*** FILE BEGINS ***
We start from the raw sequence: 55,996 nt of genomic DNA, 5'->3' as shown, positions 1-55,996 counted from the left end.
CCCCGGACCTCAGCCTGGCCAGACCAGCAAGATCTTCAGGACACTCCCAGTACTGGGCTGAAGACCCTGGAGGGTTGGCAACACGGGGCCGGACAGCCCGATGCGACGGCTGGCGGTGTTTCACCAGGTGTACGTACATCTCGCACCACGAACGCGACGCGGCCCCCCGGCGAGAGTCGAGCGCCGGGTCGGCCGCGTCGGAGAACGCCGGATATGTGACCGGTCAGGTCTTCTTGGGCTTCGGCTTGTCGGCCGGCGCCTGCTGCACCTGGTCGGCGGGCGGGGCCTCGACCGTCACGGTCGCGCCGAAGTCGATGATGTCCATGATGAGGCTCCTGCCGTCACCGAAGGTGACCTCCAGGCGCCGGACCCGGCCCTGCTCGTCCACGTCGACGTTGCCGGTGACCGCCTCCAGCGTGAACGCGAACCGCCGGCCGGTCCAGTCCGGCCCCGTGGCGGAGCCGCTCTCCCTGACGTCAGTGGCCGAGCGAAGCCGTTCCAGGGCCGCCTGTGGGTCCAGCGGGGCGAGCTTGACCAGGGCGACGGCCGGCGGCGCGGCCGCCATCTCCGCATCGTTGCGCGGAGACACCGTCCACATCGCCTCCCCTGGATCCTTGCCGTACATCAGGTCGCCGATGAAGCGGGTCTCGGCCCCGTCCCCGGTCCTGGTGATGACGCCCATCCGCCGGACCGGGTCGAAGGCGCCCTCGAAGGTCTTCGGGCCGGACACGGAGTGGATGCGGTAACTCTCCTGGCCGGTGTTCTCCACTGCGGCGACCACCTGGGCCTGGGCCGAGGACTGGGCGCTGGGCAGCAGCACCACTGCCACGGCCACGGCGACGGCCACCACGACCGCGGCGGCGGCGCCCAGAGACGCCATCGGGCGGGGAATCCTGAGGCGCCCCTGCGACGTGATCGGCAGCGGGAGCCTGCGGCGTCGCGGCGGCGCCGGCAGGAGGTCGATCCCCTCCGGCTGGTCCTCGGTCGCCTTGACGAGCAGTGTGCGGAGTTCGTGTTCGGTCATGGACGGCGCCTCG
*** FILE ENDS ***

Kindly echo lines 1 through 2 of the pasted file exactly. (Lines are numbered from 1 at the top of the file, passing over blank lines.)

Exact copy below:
We start from the raw sequence: 55,996 nt of genomic DNA, 5'->3' as shown, positions 1-55,996 counted from the left end.
CCCCGGACCTCAGCCTGGCCAGACCAGCAAGATCTTCAGGACACTCCCAGTACTGGGCTGAAGACCCTGGAGGGTTGGCAACACGGGGCCGGACAGCCCGATGCGACGGCTGGCGGTGTTTCACCAGGTGTACGTACATCTCGCACCACGAACGCGACGCGGCCCCCCGGCGAGAGTCGAGCGCCGGGTCGGCCGCGTCGGAGAACGCCGGATATGTGACCGGTCAGGTCTTCTTGGGCTTCGGCTTGTCGGCCGGCGCCTGCTGCACCTGGTCGGCGGGCGGGGCCTCGACCGTCACGGTCGCGCCGAAGTCGATGATGTCCATGATGAGGCTCCTGCCGTCACCGAAGGTGACCTCCAGGCGCCGGACCCGGCCCTGCTCGTCCACGTCGACGTTGCCGGTGACCGCCTCCAGCGTGAACGCGAACCGCCGGCCGGTCCAGTCCGGCCCCGTGGCGGAGCCGCTCTCCCTGACGTCAGTGGCCGAGCGAAGCCGTTCCAGGGCCGCCTGTGGGTCCAGCGGGGCGAGCTTGACCAGGGCGACGGCCGGCGGCGCGGCCGCCATCTCCGCATCGTTGCGCGGAGACACCGTCCACATCGCCTCCCCTGGATCCTTGCCGTACATCAGGTCGCCGATGAAGCGGGTCTCGGCCCCGTCCCCGGTCCTGGTGATGACGCCCATCCGCCGGACCGGGTCGAAGGCGCCCTCGAAGGTCTTCGGGCCGGACACGGAGTGGATGCGGTAACTCTCCTGGCCGGTGTTCTCCACTGCGGCGACCACCTGGGCCTGGGCCGAGGACTGGGCGCTGGGCAGCAGCACCACTGCCACGGCCACGGCGACGGCCACCACGACCGCGGCGGCGGCGCCCAGAGACGCCATCGGGCGGGGAATCCTGAGGCGCCCCTGCGACGTGATCGGCAGCGGGAGCCTGCGGCGTCGCGGCGGCGCCGGCAGGAGGTCGATCCCCTCCGGCTGGTCCTCGGTCGCCTTGACGAGCAGTGTGCGGAGTTCGTGTTCGGTCATGGACGGCGCCTCG